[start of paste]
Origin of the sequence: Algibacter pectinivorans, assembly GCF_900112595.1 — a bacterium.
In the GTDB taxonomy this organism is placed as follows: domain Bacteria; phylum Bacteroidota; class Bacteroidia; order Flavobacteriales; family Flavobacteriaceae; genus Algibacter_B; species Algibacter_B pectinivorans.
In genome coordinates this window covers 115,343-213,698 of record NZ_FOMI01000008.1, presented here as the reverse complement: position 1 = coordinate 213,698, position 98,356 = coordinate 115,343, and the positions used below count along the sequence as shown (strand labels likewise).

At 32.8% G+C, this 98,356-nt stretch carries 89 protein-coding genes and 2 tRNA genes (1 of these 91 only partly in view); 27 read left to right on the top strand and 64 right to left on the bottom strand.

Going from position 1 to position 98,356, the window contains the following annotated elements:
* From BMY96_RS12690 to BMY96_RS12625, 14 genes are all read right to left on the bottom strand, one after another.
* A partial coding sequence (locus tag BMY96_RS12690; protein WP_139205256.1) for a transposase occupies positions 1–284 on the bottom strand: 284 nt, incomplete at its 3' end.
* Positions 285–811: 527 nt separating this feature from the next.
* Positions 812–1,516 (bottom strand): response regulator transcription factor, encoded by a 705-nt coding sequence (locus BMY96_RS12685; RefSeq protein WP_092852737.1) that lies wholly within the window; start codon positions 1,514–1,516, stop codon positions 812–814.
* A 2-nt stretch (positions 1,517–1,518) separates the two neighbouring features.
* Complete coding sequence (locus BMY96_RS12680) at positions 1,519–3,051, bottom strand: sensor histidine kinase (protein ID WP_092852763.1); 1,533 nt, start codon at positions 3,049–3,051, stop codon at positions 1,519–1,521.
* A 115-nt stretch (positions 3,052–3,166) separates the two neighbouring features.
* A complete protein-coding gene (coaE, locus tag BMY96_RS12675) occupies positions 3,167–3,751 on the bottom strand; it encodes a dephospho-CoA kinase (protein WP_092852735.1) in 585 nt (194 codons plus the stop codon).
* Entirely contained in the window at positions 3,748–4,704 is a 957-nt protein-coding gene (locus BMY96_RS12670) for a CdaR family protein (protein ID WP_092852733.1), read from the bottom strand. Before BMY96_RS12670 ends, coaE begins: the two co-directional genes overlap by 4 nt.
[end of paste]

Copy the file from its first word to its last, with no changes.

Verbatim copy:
Origin of the sequence: Algibacter pectinivorans, assembly GCF_900112595.1 — a bacterium.
In the GTDB taxonomy this organism is placed as follows: domain Bacteria; phylum Bacteroidota; class Bacteroidia; order Flavobacteriales; family Flavobacteriaceae; genus Algibacter_B; species Algibacter_B pectinivorans.
In genome coordinates this window covers 115,343-213,698 of record NZ_FOMI01000008.1, presented here as the reverse complement: position 1 = coordinate 213,698, position 98,356 = coordinate 115,343, and the positions used below count along the sequence as shown (strand labels likewise).

At 32.8% G+C, this 98,356-nt stretch carries 89 protein-coding genes and 2 tRNA genes (1 of these 91 only partly in view); 27 read left to right on the top strand and 64 right to left on the bottom strand.

Going from position 1 to position 98,356, the window contains the following annotated elements:
* From BMY96_RS12690 to BMY96_RS12625, 14 genes are all read right to left on the bottom strand, one after another.
* A partial coding sequence (locus tag BMY96_RS12690; protein WP_139205256.1) for a transposase occupies positions 1–284 on the bottom strand: 284 nt, incomplete at its 3' end.
* Positions 285–811: 527 nt separating this feature from the next.
* Positions 812–1,516 (bottom strand): response regulator transcription factor, encoded by a 705-nt coding sequence (locus BMY96_RS12685; RefSeq protein WP_092852737.1) that lies wholly within the window; start codon positions 1,514–1,516, stop codon positions 812–814.
* A 2-nt stretch (positions 1,517–1,518) separates the two neighbouring features.
* Complete coding sequence (locus BMY96_RS12680) at positions 1,519–3,051, bottom strand: sensor histidine kinase (protein ID WP_092852763.1); 1,533 nt, start codon at positions 3,049–3,051, stop codon at positions 1,519–1,521.
* A 115-nt stretch (positions 3,052–3,166) separates the two neighbouring features.
* A complete protein-coding gene (coaE, locus tag BMY96_RS12675) occupies positions 3,167–3,751 on the bottom strand; it encodes a dephospho-CoA kinase (protein WP_092852735.1) in 585 nt (194 codons plus the stop codon).
* Entirely contained in the window at positions 3,748–4,704 is a 957-nt protein-coding gene (locus BMY96_RS12670) for a CdaR family protein (protein ID WP_092852733.1), read from the bottom strand. Before BMY96_RS12670 ends, coaE begins: the two co-directional genes overlap by 4 nt.